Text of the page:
Learned Behavior: Color Preference

Although the eggshell removal behavior of shorebirds is considered an instinctive behavior, their preferential association with color seems to be a learned response that enhances their instinctive behavior.

Observations by Tinbergen (1963)

Tinbergen conducted an experiment where the Common Black-headed Gulls were given dummy eggs of unnatural colors, such as blue or red, to incubate in their nests.  The birds were observed to preferentially remove the dummy shells of the same color as their own eggs – white.  This behavior enhances its anti-predation function, since by removing the white dummy eggs, the birds make their own eggs in their nests less conspicuous for the predators.

Predators of the Common Black-headed Gulls such as Herring Gulls and Carrion Crows were seen to have very little difficulty locating well-camouflaged eggs.  Tinbergen tested the Herring Gulls and Carrion Crows’ predation on different colors of eggshells to explain Common Black-headed Gulls’ tendency to remove white eggshells despite predators’ ability to locate the well-camouflaged eggs.  He found that although all different colors of the eggs were eaten by the predators, the white ones were discovered more frequently.  This result explains the Common Black-headed Gulls’ tendency to remove white eggshells over any other colored ones.

Observations by D.Max Snodderly Jr. (1978)

D. Max Snodderly Jr. investigated laughing gulls’ (Larus atricilla) visual preference for eggshell removal behavior, by preference tests where the shell models were matched to the darkness of the eggs in the nest.  The laughing gulls showed strong color preference, especially for orange.  Preference for natural models was observed, which supports Tinbergen’s findings.  However, no preference difference between the natural models and solid white models was observed, which highlights the importance of color, and not the pattern, of the eggshells.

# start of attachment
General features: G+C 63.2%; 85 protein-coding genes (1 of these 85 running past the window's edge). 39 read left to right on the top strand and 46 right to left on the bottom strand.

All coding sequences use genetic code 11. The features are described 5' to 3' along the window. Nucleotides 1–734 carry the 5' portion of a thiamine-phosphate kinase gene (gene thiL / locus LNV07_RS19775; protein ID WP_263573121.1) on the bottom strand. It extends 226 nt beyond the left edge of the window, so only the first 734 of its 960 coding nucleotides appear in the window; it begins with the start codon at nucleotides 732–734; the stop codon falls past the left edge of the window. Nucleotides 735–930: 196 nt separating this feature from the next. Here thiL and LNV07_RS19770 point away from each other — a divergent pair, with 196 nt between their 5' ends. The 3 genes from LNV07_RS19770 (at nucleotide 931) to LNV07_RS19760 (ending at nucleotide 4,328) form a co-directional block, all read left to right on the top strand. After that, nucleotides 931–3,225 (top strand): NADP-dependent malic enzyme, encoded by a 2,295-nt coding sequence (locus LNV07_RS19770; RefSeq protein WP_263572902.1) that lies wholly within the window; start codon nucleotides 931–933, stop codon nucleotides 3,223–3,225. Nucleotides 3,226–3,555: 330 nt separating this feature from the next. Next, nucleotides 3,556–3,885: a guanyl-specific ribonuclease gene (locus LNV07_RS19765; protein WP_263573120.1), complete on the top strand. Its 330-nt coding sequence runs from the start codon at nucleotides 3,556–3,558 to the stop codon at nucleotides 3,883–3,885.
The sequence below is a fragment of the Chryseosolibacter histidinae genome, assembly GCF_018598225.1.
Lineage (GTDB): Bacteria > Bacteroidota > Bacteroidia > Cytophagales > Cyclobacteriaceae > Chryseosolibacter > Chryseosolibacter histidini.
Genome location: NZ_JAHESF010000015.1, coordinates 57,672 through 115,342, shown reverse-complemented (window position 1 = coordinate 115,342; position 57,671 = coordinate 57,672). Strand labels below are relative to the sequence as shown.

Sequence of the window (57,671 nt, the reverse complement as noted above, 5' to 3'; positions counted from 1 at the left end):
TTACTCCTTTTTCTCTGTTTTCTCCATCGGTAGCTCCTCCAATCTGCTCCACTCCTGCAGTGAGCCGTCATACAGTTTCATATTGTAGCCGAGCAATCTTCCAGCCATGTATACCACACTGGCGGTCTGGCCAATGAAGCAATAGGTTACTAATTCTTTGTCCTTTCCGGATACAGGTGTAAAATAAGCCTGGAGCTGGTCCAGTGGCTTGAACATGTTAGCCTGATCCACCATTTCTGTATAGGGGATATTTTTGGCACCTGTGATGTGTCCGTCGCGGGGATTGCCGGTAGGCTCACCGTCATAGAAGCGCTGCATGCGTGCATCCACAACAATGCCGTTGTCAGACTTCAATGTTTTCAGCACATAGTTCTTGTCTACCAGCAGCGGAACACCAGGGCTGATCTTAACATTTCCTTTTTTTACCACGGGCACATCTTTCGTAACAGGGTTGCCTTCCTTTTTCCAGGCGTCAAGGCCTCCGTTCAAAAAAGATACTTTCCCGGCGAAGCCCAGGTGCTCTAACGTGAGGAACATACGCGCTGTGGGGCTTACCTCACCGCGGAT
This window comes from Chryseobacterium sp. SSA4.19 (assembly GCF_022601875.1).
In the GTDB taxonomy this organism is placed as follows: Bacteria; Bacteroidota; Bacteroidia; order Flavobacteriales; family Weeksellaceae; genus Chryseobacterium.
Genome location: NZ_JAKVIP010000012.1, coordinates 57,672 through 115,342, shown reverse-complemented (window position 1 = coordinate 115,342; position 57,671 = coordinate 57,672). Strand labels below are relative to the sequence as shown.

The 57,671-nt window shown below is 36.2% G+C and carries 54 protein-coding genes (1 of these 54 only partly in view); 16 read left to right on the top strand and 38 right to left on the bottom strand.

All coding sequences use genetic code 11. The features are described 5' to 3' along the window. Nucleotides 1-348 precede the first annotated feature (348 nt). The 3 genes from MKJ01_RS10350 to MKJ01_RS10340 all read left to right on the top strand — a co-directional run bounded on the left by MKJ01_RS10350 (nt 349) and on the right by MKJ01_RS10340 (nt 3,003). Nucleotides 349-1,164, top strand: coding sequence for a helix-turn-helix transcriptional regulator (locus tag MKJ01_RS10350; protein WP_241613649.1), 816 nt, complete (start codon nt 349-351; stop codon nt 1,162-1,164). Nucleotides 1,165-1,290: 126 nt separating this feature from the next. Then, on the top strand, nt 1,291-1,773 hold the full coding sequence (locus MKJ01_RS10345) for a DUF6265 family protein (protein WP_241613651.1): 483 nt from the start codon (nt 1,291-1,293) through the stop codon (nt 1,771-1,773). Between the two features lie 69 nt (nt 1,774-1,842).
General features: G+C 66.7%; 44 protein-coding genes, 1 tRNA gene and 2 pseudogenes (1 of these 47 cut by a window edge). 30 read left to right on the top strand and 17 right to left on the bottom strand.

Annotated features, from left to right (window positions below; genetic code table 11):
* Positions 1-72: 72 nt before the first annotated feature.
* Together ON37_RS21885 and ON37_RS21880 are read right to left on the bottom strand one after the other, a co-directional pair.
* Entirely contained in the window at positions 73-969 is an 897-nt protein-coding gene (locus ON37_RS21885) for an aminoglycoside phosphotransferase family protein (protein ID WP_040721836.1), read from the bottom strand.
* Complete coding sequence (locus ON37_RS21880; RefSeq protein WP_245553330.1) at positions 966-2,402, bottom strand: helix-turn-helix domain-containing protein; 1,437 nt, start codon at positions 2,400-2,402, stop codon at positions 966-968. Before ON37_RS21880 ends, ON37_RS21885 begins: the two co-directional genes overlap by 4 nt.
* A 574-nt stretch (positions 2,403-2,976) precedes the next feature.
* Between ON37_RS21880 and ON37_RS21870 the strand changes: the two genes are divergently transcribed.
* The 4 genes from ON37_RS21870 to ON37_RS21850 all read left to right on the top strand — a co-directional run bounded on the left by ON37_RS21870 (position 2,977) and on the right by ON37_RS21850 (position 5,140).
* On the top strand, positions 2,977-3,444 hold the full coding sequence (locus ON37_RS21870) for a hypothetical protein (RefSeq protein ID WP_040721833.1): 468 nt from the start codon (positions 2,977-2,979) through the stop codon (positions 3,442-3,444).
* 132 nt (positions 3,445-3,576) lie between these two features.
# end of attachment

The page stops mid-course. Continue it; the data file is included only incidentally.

In the same experiment, D. Max Snodderly Jr. also found that the laughing gulls showed no preference for the brightness of eggshells.  The control tests with white, grey and black models showed no difference in preference.  Thus, the brightness plays a very little role in eggshell removal behavior of the laughing gulls; the preference of the eggshell removing behavior is heavily based on color of the eggshells.

Learned Behavior: Distance between the Eggshell Disposal from the Nest

Tinbergen further showed through his experiments that the further from an intact egg the empty shells were disposed, the safer the intact eggs.  To protect their chicks from getting attacked by predators, the Common Black-Headed Gulls learned to dispose the empty eggshells, after their chicks hatch, as far away from their nest as possible.  However, leaving the chicks unsupervised in their nests for too long increases their offsprings' vulnerability to the predators.  So the parent gulls cannot go too far away to dispose the eggshells and leave their offspring unattained for too long.

Black-headed gull hatching